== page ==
Here’s an edited summary of what Anthony wrote:
“1. Before applying for a Restricted Possession and Acquisition License (RPAL), [the killer] would have had to have attended a two-day course, at a cost of around $150-$250.
2. [The killer] would have then had to send in an application and $80 to the Canadian Firearms Program, administered by the RCMP in New Brunswick. His ex-wife would have had to have signed off on it – and he would have needed two other signatures of people who have known him for more than two years. Extensive background checks and reference calls by the RCMP would have raised red flags.
3. In the event he did pass the application process, around a month (or two, in some provinces) after applying, he would have gotten his RPAL in the mail. Twenty-eight days is the legislated minimum waiting period.
4. He could then have walked into a gun store and purchased a Sig Sauer MCX (an AR-15 variant) and a Glock 17 [as the killer did]. First, though, the guns would have to be registered, which can take from between one and 15 days. A membership with a gun range would be required, too, as target shooting is a legal reason to own a restricted firearm in Canada. Collecting is also a legal reason, but you’d better own a museum, belong to a historical society, have a few published papers, and possess a reputation in the collecting and historical community.
5. So now he owns the guns – with trigger locks on, and locked in cases in the trunk of his car. If he drives anywhere other than between his home and the range, he’s breaking the law. And not breaking-the-speed-limit-type of breaking the law, either. Five-years-in prison-breaking-the-law. Each movement of the guns outside this home-and-range route would require a separate Authorization to Transport (ATT). “
And so on, and so on. You get the point.
Unlike me, Anthony is a conservative type who opposes stricter gun laws. But, like me, he’s an Albertan and a gun owner.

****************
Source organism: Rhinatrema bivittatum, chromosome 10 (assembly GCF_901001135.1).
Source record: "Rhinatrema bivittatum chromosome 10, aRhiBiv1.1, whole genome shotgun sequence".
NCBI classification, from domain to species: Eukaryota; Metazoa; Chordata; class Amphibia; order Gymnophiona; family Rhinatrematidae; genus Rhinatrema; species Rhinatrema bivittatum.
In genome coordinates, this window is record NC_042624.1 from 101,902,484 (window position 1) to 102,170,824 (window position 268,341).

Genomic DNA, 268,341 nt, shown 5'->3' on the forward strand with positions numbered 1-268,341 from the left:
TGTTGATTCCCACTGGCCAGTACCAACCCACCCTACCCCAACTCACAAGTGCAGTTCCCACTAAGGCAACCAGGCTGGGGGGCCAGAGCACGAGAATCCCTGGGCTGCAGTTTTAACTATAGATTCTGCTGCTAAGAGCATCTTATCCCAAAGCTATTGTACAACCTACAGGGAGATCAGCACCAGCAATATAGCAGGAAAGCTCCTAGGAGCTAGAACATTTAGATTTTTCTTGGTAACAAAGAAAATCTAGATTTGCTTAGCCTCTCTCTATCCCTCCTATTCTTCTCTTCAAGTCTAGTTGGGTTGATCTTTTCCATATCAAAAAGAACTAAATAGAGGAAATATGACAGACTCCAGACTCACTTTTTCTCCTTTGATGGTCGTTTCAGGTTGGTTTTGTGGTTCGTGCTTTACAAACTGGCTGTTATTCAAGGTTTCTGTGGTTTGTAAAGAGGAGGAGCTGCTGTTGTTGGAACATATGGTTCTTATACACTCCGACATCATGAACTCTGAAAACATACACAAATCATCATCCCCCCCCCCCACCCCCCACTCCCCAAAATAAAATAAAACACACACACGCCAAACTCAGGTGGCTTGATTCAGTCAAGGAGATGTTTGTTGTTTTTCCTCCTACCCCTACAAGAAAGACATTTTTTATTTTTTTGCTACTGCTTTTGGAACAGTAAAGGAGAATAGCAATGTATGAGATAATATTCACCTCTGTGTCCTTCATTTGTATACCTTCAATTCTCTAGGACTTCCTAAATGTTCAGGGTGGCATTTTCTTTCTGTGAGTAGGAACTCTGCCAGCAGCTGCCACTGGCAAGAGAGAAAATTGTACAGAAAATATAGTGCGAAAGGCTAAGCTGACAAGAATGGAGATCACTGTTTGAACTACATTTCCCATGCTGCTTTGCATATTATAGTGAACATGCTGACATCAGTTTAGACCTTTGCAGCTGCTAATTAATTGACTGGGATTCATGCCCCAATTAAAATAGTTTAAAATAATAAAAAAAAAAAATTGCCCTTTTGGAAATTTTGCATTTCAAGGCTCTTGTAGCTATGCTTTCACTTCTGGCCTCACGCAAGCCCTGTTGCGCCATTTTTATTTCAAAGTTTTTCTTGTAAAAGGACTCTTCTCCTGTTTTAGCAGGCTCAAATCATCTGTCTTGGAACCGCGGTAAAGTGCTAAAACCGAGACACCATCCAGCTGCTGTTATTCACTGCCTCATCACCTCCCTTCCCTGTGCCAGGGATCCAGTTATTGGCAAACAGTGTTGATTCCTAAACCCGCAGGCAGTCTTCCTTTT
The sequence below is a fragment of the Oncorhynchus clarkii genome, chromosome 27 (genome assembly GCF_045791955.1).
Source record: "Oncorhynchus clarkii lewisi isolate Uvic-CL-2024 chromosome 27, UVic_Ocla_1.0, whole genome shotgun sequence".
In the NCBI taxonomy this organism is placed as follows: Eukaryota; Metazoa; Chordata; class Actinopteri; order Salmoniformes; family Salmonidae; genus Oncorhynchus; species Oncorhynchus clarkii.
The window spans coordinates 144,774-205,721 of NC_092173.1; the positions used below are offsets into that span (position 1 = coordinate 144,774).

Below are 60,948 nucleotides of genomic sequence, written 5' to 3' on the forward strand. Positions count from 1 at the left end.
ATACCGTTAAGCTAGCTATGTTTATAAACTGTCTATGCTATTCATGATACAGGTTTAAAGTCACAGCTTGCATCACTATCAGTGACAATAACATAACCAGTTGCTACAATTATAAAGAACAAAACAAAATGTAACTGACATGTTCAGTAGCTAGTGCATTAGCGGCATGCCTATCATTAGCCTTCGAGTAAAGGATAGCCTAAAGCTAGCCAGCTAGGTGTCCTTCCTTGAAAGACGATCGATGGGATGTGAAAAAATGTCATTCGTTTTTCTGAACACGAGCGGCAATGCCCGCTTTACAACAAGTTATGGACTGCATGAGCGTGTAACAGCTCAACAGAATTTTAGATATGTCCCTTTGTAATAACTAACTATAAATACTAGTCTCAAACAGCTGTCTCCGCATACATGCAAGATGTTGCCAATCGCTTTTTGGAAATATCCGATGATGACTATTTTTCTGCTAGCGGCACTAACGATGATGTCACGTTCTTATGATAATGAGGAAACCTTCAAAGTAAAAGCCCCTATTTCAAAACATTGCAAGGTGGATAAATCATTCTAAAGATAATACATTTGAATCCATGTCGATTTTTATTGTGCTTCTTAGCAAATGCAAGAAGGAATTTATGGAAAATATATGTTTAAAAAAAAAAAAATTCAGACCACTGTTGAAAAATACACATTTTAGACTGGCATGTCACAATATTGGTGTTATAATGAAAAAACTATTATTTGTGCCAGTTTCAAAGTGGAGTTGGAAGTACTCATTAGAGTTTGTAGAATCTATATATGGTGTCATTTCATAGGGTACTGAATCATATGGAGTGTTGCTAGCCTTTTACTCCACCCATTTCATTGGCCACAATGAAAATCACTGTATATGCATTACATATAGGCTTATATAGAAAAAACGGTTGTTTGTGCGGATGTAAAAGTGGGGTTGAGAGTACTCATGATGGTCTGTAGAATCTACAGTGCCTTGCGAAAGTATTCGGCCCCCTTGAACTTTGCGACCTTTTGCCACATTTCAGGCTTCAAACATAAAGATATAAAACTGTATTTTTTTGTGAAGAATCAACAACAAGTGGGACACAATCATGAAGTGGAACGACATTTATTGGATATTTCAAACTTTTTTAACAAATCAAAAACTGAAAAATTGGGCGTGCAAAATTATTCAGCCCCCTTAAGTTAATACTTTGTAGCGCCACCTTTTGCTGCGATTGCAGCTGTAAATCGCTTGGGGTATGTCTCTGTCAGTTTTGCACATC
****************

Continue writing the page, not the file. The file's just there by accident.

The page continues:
As someone who has been through the gun course, and filled out the forms and whatnot, I can also testify to the fact that the Orlando mass-murderer would have been stopped, here, at any number of other steps in the process. The requirement that his ex-wife – who told the media he was violent and beat her – agreed to the purchase of guns. The disclosure of mental illness. The background check that is truly comprehensive. The waiting periods that go on for months.
In Canada, like in the U.S., we have homicidal Islamic extremists. We have sadistic hate criminals. We have people who are mentally ill and violent. We sadly have all that, just like in the States.
But here, unlike there, we don’t make it easy for any of those individuals to get guns.
And that is the main reason why Orlando couldn’t so easily happen here. And hasn’t.
Doesn’t anyone get that? No? Here, take a quiz:
It isn’t whether your paid is online or on TV or on whatever, boys and girls. It’s what you say, and how you say it.
It’s never usually good.
I was there on the national Liberal campaign in 1984 when John Turner did it to Bill Lee, and replaced him with Keith Davey. Senator Davey should have been the head guy from the start. By the time John brought him in, it was too late.
In August 2015, around the time of the Eve Adams/assorted other messes, there was a persistent and credible rumour that a “cottage coup” was underway, and that unnamed forces were pushing to have Gerald Butts and Katie Telford replaced by David Herle et al. Trudeau would have none of it, apparently, and wisely stuck with the campaign management who brought him to the dance, and was thereby vaulted from third place to first. Good decision.
Now Donald Trump has jettisoned this creepy Corey person, the one who manhandles females reporters.
“The Donald J. Trump Campaign for President, which has set a historic record in the Republican primary having received almost 14 million votes, has today announced that Corey Lewandowski will no longer be working with the campaign,” the campaign spokeswoman, Hope Hicks, said in a statement. “The campaign is grateful to Corey for his hard work and dedication and we wish him the best in the future.”
Trump, who is a pathological liar as much as he is a racist, can spin it however he wants. He has fired his campaign manager because his campaign is in trouble. Big trouble.
He has alienated women. He has alienated Latinos. He has alienated African-Americans. He has alienated the disabled. He has alienated every large constituency he needed to be competitive, in fact. Barring a terrorist October Surprise, the short-fingered vulgarian is going down, hard.
When you dump your campaign manager mid-campaign, then, it means usually just one thing.
It means you’re going to lose.